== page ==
SOFIA (Reuters) - Bulgaria’s banks are likely to see further consolidation, and those with a market share of five percent or above may be especially attractive to buyers, Deputy Central Bank Governor Kalin Hristov said on Thursday.
Greek banks hold just under a fifth of Bulgaria’s banking assets, some of which they may be forced to shed in exchange for state aid they received to weather their country’s debt crisis.
Bulgaria’s Postbank, a unit of Greek lender Eurobank (EURBr.AT), is acquiring the Bulgarian operations of Greece’s Alpha Bank (ACBr.AT). It may make further acquisitions in what it says is an overcrowded market.
“We definitely know that there would be strong demand for banks that have above 5 percent market share,” Hristov said in an interview at the Reuters Eastern Europe Investment Summit.
Given the weak growth of lending and increased regulation across Europe, “the only way to do a return of capital is to get a bigger scale,” he said. “... from the market intelligence we know that some people have interest, but this is going to be revealed over time.”
Hungary’s OTP Bank OTPB.BU is considering acquisitions in Bulgaria, Romania and Serbia, where Greek banks are also present.
The European Central Bank is assessing the capital needs of Greece’s top four banks — National Bank (NBGr.AT), Piraeus (BOPr.AT), Eurobank and Alpha. They have seen billions of euros flow out of accounts and are restricted by capital controls.
All four have a presence in next-door Bulgaria, prompting the Bulgarian central bank to take steps to shield local lenders from the fallout of the Greek crisis earlier this year.
Bulgaria forbade Greek-owned banks from having exposure to their parents and asked them to have a higher liquidity ratio of 30 percent, compared with 20 percent for other banks.
“There were small outflows but not significant,” said Hristov, when asked whether Bulgarian depositors withdrew money from Greek-owned lenders this year.
“All of them all the time had liquidity above 20 percent. Of course, they started with a higher level, they started with 30 but all of them remained above 20 after the whole period.”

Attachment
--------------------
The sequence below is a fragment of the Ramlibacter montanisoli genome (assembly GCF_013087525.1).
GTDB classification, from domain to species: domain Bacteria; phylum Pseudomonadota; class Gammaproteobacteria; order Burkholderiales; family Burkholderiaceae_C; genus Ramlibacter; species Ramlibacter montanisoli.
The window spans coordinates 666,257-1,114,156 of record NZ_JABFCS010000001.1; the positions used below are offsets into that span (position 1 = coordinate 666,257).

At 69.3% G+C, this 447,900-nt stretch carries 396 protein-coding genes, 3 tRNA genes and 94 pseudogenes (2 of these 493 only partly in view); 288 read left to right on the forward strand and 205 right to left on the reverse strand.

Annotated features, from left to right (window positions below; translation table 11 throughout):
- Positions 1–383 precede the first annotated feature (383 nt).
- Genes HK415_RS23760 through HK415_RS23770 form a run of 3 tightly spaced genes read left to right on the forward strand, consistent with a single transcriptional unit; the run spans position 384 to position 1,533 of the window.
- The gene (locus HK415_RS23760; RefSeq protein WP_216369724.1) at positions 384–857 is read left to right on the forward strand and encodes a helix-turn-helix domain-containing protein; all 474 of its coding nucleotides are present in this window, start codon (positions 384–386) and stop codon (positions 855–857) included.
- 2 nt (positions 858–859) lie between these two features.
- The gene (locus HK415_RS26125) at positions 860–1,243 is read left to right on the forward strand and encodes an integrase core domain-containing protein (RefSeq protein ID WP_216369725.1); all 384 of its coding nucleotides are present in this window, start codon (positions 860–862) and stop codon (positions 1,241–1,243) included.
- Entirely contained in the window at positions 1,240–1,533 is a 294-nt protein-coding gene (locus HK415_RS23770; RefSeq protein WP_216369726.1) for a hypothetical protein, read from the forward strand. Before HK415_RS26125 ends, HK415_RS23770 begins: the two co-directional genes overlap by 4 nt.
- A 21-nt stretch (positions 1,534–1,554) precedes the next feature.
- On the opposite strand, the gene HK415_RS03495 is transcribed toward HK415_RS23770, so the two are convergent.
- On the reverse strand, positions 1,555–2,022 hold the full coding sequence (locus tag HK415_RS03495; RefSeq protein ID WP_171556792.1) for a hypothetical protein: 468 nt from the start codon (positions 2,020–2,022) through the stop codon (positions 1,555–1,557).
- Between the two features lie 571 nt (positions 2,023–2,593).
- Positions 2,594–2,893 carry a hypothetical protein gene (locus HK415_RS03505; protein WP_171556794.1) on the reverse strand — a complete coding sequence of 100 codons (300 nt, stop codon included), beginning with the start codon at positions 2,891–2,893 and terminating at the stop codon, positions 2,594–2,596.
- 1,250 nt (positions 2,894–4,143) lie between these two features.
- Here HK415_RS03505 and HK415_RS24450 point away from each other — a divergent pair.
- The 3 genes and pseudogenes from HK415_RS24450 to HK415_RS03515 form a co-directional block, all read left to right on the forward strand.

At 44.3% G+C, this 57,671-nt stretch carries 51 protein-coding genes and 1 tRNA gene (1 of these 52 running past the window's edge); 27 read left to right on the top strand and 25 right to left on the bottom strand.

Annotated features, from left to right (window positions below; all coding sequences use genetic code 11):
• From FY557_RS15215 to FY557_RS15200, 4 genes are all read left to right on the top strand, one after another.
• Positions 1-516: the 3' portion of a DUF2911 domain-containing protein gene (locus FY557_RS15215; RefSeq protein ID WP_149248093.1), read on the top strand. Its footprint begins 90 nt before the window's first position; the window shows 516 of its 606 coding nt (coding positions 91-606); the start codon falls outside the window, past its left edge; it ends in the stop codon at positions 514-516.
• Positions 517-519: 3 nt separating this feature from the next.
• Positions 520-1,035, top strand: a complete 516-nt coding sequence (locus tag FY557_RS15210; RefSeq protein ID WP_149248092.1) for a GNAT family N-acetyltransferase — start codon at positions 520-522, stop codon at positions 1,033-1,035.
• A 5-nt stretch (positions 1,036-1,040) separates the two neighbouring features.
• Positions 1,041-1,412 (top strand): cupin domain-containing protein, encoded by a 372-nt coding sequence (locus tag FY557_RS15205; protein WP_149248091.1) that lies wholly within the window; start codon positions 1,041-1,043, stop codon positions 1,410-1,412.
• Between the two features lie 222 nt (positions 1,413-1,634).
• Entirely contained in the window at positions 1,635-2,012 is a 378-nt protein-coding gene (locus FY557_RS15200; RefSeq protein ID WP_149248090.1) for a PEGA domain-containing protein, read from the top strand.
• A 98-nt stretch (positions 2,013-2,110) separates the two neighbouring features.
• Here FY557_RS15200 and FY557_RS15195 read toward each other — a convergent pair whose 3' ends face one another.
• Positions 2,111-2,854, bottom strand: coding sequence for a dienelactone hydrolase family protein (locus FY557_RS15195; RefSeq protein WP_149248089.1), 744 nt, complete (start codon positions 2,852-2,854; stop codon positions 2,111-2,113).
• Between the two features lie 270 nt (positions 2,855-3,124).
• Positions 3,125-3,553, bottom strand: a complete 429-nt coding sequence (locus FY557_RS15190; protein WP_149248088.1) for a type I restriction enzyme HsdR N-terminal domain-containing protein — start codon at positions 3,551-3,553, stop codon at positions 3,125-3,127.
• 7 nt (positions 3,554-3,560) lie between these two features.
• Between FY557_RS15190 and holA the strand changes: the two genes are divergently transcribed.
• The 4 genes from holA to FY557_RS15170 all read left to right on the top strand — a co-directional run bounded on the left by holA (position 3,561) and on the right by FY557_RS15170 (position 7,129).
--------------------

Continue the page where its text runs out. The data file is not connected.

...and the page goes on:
Asked about the central bank’s outlook for next year, Hristov said he expects credit growth of 1.6 percent in 2016 from “close to zero” this year.
“We still see relatively weak credit growth. It is not about lack of liquidity, or lack of capital that do not allow banks to lend. It is more of a demand problem,” he said.
The economy has performed better than expected in the first half of this year, prompting the central bank to raise its forecast to 2.2 to 2.3 percent from an initial 1.8 percent.
“For next year, we have a forecast for 2.4 percent, which is mainly with the stronger private consumption, and we see stronger government consumption. We also see slight improvement in investment,” Hristov said.
Hristov said non-performing loans before and after provisioning were falling, and now stand at 19 and 10 percent respectively as a percentage of total loans. He did not provide corresponding data from last year, because of a change in the way such loans were measured.
He said a planned asset-quality review and stress test of banks would be finished by the middle of 2016 and could put Bulgaria in a position to apply to join the EU’s banking union.
Bulgaria’s president has called for a swift entry into the union as a way of boosting trust in the banking system after the sudden collapse of a major Bulgarian lender last year.
“We have to prove to the ECB and to our counter parties that our system is sound and we do not have issues in the banking system,” Hristov said.
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Editing by Larry King